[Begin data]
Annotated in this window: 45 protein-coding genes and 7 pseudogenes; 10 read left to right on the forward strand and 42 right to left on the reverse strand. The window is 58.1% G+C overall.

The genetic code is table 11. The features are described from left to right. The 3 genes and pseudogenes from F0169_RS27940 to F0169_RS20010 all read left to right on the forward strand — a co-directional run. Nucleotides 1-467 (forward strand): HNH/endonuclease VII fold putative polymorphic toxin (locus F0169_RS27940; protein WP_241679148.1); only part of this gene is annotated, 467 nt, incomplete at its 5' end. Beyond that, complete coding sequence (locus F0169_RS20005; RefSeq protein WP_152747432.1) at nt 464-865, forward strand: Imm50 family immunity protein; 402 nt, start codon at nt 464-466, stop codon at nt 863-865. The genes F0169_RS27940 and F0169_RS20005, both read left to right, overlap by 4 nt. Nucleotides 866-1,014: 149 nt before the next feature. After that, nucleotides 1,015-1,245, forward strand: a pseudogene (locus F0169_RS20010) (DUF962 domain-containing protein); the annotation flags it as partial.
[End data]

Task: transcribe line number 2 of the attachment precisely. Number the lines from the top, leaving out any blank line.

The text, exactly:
The genetic code is table 11. The features are described from left to right. The 3 genes and pseudogenes from F0169_RS27940 to F0169_RS20010 all read left to right on the forward strand — a co-directional run. Nucleotides 1-467 (forward strand): HNH/endonuclease VII fold putative polymorphic toxin (locus F0169_RS27940; protein WP_241679148.1); only part of this gene is annotated, 467 nt, incomplete at its 5' end. Beyond that, complete coding sequence (locus F0169_RS20005; RefSeq protein WP_152747432.1) at nt 464-865, forward strand: Imm50 family immunity protein; 402 nt, start codon at nt 464-466, stop codon at nt 863-865. The genes F0169_RS27940 and F0169_RS20005, both read left to right, overlap by 4 nt. Nucleotides 866-1,014: 149 nt before the next feature. After that, nucleotides 1,015-1,245, forward strand: a pseudogene (locus F0169_RS20010) (DUF962 domain-containing protein); the annotation flags it as partial.